For much of its history Tokyo was known as city of water. Like Venice or Bangkok, canals were the arteries of commerce, and life was lived in close proximity to rivers and creeks. But that legacy was, for the most part, hidden under concrete in the rushed development leading up to the 1964 Tokyo Olympics.
There are still places where Tokyo maintains a connection to its aquatic past. The 173-kilometer Arakawa River, which forms part of the border between Saitama and Tokyo, is one of them.
The Arakawa is no longer the wild, flood-prone river it once was. Its destructive potential has been mercifully, if not beautifully, tamed by Japanese engineering. Today, the tall reinforced banks that border the river provide a space for Tokyoites to gather, exercise, paint, drink, relax and reconnect with the “water city” of the past.
Walking along the Arakawa in Saitama on a Sunday morning, I see a young baseball team carrying plastic bags and picking up trash they find as they wander in the opposite direction. I approach the coach and ask if they’re being punished. He laughs.
“No, they’re not in trouble,” he says.
“Winter season is less demanding, so we have the boys pick up trash after practice to maintain discipline. Our team uses this space, so we have a responsibility to clean it up.”
The boys gather around us as we talk. The coach barks at them to get back to work. They attempt a few cheeky hellos, mug for the camera and quickly return to their task.
I follow the river, walking southeast toward Kita-ku in north Tokyo. Clouds move slowly overhead, pushed along by a strong wind. Cyclists zip by at high speeds. Elderly couples walk dogs. Golfers tote carts and head for nearby courses.
As I approach the Omiya Kenpo Grounds, a massive set of community sports fields, a man waves to me as he climbs the hill from the riverside to his truck. His name is Toshiyuki Hakuno. I ask him about the area.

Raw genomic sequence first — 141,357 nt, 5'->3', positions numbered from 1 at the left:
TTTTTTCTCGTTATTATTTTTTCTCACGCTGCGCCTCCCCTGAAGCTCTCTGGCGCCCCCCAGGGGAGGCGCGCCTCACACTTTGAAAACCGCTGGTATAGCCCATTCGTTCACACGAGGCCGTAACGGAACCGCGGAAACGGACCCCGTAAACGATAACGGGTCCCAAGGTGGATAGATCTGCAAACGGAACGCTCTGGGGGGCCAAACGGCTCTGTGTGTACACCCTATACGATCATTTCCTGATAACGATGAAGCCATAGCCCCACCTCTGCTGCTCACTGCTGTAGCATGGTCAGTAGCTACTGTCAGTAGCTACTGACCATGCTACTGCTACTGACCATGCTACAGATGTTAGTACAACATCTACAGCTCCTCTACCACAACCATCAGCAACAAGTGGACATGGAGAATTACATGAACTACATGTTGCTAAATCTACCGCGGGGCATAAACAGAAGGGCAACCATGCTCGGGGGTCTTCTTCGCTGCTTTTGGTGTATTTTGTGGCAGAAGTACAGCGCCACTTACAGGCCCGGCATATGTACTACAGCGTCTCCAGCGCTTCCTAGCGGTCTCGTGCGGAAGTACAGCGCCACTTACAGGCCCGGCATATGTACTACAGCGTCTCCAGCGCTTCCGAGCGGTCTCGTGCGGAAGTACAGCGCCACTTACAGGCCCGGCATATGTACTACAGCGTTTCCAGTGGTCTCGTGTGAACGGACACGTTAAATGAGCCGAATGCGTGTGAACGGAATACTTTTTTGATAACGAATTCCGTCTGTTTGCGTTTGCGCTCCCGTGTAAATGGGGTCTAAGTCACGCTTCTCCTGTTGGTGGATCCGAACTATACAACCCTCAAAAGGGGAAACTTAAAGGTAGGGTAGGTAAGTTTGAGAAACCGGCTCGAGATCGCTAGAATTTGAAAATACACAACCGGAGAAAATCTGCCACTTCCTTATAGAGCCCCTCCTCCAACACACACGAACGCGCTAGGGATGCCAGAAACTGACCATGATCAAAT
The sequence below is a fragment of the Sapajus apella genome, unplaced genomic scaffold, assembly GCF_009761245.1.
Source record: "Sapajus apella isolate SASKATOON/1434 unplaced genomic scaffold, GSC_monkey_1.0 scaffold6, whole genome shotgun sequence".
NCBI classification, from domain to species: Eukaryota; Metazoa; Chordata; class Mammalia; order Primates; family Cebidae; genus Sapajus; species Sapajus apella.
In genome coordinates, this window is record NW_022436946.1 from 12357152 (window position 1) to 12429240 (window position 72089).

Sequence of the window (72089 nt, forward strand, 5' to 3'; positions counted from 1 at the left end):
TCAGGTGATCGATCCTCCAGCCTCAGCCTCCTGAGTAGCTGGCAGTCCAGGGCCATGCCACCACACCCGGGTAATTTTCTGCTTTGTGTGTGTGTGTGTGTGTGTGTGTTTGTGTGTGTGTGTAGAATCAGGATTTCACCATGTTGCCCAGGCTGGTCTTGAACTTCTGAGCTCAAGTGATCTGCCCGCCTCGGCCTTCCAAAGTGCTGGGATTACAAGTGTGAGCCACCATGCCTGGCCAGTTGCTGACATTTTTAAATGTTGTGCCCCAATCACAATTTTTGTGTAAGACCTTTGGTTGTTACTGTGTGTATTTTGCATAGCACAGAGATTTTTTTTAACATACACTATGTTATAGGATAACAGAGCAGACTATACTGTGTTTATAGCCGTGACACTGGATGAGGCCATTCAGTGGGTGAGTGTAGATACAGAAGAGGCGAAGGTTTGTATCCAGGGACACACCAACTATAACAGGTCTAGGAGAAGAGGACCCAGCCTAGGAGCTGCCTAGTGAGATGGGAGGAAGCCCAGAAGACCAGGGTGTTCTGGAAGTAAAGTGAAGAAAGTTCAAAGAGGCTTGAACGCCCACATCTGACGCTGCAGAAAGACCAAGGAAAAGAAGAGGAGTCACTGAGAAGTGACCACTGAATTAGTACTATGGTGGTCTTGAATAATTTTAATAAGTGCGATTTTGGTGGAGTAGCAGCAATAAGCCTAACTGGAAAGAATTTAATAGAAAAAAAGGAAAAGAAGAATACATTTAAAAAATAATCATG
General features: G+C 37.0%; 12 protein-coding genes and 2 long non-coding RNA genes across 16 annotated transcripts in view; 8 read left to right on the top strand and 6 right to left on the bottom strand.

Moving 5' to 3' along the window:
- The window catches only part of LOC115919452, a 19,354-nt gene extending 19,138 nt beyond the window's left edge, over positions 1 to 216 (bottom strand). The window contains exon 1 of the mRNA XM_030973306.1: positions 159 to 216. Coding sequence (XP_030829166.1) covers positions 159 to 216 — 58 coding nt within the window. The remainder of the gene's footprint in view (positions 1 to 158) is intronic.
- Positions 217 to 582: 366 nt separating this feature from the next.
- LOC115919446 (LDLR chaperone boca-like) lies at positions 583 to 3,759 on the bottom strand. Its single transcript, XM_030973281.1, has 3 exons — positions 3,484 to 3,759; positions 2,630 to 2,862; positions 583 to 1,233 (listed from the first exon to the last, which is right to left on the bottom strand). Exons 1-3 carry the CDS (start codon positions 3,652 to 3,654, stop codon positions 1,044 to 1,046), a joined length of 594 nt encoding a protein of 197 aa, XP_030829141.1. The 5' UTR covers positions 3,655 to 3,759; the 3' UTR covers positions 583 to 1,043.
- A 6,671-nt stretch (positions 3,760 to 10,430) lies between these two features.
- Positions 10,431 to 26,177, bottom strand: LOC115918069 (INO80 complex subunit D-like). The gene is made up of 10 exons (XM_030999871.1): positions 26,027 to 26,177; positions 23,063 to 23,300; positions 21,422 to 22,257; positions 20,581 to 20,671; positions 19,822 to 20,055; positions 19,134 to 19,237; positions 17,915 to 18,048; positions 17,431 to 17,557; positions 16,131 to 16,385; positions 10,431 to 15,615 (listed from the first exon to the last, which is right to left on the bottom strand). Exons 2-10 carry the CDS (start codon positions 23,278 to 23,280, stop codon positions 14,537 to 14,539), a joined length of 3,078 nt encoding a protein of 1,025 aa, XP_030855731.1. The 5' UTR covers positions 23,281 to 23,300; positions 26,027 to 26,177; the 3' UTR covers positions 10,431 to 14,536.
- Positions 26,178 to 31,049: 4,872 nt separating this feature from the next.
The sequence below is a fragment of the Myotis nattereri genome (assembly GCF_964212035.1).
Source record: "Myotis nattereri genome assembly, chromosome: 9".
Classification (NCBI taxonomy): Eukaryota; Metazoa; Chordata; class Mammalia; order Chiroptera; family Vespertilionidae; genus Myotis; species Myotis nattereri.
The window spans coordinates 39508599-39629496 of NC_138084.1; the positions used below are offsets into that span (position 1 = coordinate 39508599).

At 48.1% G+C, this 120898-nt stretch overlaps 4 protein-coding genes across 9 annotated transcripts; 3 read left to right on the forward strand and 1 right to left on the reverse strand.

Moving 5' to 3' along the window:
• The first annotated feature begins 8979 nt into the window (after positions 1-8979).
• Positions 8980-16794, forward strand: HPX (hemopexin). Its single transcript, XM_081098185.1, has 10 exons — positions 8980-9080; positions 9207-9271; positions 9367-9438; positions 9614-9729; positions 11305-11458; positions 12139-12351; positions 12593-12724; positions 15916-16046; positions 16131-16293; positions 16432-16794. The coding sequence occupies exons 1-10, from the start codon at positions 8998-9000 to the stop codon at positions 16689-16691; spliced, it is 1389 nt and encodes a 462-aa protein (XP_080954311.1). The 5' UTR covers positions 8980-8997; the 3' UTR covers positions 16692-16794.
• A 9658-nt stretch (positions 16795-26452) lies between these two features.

“The river used to meander back and forth all the way down to Tokyo Bay,” he says.
“But they straightened it out, added these high banks. It’s still has some beautiful areas though.”
He heads to his truck and pulls out a watercolor he painted of a nearby bridge. There are stacks of canvases in the rear seat and he seems proud of his work.
“I’m going to 80 years old next year. I can’t climb mountains to paint anymore. But the river is close, so I come here instead. I suppose we’re lucky to have it.”
Further along the path, near the Arakawa Sports Park, a riverside athletic area, I hear the crackle of a radio and see Mikihiro Matsura, a 49-year-old radio enthusiast. He’s adjusting the dial on an amateur radio on the roof of his van. I stop and ask who he’s talking to.
“Someone in Okinawa.”
Okinawa is more than 1,500 kilometers away.
“Well, you have to come to this area to get a signal. In the city the buildings get in the way, but near the river it’s wide open. On a clear day you can reach Okinawa or even farther,” he says.
“Of course, everyone can just use the internet now, but I prefer the radio and real life for human connection.”
Human connection may be the greatest benefit of the Arakawa. Walk in any direction along the paths that line it and you’ll soon meet people. It’s one of the city’s true “third spaces,” where people can enjoy the natural beauty of their city together without high cost or the stress of crowds. The Arakawa challenges the image of Tokyo as a cramped, fast-paced metropolis.
In preparation for the Tokyo 2020 Games, construction companies such as Obayashi are calling for a return to the city’s aquatic past, with talk of resurrecting old canals, beautifying existing rivers and ensuring the water security of the city. The Arakawa is a preview of how a modern version of the old “water city” could improve the lives of Tokyoites in the future.
The Arakawa can be accessed by a number of Tokyo stations, including Nishi-Urawa, Akabane and Kita-Senju.
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